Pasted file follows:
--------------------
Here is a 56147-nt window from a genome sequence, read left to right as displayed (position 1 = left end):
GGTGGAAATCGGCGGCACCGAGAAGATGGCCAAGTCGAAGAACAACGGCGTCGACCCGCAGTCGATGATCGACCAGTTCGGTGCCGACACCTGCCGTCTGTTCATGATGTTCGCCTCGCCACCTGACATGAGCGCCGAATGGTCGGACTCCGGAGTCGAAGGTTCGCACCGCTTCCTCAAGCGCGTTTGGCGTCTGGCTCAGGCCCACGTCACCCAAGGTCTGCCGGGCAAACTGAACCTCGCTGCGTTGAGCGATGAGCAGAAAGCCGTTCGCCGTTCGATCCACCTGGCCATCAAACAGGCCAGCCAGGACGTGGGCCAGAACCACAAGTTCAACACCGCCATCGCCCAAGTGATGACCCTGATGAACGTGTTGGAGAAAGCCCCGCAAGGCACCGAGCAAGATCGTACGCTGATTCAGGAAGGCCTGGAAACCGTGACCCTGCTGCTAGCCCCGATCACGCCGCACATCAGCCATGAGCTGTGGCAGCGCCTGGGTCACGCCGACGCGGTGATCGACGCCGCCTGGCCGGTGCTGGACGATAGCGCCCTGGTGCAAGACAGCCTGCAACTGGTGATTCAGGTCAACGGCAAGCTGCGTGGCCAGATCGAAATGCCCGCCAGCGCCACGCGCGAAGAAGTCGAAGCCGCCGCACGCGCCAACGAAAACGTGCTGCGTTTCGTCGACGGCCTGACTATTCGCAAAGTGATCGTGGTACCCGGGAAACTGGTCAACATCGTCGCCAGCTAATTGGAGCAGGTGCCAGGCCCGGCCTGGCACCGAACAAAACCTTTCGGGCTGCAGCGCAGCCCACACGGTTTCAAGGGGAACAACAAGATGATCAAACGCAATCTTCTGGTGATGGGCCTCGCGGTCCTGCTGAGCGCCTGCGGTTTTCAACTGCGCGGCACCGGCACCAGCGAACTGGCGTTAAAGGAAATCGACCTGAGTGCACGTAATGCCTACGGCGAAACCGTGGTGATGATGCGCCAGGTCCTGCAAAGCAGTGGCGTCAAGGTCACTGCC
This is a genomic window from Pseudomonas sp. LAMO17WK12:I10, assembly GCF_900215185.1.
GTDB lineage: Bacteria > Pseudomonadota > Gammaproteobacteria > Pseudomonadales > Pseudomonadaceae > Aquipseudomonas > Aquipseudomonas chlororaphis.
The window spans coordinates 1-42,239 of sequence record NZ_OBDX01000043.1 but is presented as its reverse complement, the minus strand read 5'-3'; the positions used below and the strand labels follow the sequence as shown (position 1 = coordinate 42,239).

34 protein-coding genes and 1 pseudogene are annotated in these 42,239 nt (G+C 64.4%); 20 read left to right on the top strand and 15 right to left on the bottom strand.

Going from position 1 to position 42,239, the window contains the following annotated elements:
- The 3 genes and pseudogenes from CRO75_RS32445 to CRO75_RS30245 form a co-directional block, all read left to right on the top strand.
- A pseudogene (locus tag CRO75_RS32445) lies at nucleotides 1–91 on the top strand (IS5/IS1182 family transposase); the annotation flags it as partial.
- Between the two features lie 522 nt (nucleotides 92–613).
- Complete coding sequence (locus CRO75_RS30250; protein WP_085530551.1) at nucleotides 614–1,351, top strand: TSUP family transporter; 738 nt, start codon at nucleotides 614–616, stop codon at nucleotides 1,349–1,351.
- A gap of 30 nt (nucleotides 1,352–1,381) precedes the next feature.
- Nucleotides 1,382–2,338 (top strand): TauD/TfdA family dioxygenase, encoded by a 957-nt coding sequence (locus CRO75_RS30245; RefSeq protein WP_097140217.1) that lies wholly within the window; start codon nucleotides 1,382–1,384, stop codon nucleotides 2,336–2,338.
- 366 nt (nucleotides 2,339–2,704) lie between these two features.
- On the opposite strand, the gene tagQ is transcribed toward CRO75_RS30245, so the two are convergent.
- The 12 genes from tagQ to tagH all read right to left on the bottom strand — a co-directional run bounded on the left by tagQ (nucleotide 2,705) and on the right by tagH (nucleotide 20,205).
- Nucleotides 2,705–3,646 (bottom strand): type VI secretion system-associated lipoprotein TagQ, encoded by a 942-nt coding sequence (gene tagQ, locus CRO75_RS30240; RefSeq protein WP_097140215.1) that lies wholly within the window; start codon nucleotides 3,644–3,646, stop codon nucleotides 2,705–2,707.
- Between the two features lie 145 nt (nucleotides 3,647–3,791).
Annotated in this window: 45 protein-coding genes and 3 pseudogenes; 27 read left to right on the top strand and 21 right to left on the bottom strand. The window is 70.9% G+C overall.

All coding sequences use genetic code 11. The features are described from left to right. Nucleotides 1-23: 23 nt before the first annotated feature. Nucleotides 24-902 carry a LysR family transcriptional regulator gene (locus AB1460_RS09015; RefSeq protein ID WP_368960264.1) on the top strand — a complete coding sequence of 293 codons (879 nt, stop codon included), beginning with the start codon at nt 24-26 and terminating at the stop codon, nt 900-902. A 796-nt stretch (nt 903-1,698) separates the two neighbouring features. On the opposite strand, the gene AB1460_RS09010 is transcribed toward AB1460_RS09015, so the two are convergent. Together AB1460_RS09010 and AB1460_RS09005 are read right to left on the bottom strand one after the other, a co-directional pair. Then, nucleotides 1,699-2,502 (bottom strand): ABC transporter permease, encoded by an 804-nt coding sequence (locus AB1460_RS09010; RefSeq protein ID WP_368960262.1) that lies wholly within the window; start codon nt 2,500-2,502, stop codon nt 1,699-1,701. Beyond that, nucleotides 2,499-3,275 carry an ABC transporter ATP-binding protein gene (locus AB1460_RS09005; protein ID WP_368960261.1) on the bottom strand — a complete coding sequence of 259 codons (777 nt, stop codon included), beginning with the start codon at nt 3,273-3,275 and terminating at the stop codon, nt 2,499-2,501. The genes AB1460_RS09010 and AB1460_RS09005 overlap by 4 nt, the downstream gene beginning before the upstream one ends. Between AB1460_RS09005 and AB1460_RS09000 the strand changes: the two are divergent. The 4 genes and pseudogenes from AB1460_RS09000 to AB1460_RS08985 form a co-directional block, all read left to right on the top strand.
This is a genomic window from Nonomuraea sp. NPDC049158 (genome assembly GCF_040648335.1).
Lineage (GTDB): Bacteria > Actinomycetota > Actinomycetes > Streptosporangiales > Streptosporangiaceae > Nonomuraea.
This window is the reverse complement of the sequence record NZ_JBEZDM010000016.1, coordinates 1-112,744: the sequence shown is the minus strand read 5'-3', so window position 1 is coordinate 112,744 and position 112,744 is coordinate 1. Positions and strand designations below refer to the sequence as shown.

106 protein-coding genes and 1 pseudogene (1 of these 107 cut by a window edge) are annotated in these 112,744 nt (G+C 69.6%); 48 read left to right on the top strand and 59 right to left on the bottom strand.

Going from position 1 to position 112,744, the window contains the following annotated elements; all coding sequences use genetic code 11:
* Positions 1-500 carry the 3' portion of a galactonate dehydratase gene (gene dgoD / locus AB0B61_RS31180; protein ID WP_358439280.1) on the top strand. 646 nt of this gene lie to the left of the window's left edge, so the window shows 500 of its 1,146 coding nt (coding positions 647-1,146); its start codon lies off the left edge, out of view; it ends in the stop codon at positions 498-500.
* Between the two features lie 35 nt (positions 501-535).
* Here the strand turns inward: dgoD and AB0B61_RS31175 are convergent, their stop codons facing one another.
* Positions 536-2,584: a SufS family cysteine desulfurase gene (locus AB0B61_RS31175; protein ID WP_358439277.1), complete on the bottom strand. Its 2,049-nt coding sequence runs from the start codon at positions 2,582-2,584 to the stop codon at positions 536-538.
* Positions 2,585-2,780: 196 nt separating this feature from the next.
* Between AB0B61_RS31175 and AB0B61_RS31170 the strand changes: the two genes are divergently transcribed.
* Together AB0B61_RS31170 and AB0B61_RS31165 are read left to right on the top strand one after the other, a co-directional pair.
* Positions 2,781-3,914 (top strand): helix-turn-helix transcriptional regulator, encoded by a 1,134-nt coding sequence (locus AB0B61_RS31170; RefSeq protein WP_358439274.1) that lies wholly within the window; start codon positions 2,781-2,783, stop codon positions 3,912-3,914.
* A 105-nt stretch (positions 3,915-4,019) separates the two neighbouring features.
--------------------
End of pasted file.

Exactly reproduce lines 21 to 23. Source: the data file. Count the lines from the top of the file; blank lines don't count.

This is a genomic window from Nonomuraea sp. NPDC049158 (genome assembly GCF_040648335.1).
Lineage (GTDB): Bacteria > Actinomycetota > Actinomycetes > Streptosporangiales > Streptosporangiaceae > Nonomuraea.
This window is the reverse complement of the sequence record NZ_JBEZDM010000016.1, coordinates 1-112,744: the sequence shown is the minus strand read 5'-3', so window position 1 is coordinate 112,744 and position 112,744 is coordinate 1. Positions and strand designations below refer to the sequence as shown.